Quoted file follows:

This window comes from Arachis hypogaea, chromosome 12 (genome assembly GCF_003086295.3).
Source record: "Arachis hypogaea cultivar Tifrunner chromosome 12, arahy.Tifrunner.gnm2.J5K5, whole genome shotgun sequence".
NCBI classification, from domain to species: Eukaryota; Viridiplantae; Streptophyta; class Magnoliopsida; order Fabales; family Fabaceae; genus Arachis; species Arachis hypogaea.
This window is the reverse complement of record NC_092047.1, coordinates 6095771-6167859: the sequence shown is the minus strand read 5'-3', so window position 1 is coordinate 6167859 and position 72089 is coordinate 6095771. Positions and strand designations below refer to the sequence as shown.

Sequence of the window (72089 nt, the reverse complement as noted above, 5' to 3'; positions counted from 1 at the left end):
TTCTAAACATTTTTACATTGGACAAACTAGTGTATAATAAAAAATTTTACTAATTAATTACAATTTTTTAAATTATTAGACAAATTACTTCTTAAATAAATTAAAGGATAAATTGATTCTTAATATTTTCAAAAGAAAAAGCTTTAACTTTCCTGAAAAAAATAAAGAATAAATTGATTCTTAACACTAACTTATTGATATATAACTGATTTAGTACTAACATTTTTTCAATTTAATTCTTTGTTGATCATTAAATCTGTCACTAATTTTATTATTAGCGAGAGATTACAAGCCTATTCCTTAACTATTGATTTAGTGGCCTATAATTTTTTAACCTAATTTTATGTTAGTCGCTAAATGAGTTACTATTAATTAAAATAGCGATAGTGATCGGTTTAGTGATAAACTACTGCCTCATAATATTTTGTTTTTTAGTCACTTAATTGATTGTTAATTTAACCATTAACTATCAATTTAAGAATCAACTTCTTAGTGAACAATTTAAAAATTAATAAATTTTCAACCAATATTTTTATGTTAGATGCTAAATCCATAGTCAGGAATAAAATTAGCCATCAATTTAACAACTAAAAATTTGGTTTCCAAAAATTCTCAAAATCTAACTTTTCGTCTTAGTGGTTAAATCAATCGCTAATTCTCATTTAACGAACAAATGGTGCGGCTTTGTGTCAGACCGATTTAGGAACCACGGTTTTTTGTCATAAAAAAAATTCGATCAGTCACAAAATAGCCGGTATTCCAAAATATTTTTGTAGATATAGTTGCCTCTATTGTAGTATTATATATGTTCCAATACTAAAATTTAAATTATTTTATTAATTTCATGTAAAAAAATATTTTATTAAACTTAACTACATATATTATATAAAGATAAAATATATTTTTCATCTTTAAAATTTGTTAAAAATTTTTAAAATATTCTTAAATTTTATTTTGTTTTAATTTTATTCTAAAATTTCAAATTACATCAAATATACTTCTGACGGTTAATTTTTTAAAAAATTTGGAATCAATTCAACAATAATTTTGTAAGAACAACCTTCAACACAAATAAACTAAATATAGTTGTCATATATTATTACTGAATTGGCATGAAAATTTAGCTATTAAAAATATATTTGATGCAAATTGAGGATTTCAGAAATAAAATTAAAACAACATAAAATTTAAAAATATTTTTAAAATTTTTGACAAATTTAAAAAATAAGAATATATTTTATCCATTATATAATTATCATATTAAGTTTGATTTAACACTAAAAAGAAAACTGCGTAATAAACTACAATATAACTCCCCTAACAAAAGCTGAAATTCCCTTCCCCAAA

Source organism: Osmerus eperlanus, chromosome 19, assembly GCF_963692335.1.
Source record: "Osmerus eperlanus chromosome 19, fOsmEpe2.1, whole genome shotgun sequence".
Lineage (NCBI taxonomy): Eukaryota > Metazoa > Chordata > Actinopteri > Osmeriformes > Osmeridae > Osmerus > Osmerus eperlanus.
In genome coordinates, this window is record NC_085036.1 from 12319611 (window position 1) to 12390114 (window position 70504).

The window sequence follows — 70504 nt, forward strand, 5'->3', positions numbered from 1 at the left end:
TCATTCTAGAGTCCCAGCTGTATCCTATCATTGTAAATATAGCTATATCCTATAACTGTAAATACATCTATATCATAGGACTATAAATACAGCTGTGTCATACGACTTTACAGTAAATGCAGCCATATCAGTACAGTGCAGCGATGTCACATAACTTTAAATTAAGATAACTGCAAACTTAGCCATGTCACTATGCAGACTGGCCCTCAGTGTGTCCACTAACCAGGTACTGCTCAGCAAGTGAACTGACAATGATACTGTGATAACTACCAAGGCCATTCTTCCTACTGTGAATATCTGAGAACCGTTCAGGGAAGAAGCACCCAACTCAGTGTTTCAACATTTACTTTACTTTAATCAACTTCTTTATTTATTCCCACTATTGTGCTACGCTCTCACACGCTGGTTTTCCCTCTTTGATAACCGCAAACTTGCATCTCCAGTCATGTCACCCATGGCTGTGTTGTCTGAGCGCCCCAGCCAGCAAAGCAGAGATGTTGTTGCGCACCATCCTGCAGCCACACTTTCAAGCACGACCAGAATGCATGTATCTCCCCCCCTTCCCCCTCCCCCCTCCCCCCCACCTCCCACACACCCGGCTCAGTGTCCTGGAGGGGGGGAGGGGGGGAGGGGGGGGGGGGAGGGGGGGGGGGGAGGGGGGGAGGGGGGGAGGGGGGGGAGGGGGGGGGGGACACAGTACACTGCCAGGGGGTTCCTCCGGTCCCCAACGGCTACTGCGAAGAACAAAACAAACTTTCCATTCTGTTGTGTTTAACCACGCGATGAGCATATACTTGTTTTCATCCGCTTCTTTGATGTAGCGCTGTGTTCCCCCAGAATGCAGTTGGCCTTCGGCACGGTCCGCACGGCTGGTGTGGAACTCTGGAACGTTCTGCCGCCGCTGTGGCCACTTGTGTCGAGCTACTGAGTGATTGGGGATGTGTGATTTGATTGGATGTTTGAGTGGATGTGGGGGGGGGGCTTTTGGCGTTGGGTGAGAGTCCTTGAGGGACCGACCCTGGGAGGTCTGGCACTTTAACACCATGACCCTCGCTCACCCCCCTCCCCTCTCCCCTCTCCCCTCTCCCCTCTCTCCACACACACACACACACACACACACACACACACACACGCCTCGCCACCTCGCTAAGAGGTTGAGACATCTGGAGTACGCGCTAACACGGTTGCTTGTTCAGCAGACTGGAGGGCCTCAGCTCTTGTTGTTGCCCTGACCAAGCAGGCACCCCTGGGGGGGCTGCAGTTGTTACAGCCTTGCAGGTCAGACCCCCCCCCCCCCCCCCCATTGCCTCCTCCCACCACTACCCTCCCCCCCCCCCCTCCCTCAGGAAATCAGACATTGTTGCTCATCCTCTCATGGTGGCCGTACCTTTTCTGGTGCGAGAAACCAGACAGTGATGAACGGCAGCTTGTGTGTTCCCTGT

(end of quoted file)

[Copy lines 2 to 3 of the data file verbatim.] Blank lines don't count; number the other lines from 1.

Source record: "Arachis hypogaea cultivar Tifrunner chromosome 12, arahy.Tifrunner.gnm2.J5K5, whole genome shotgun sequence".
NCBI classification, from domain to species: Eukaryota; Viridiplantae; Streptophyta; class Magnoliopsida; order Fabales; family Fabaceae; genus Arachis; species Arachis hypogaea.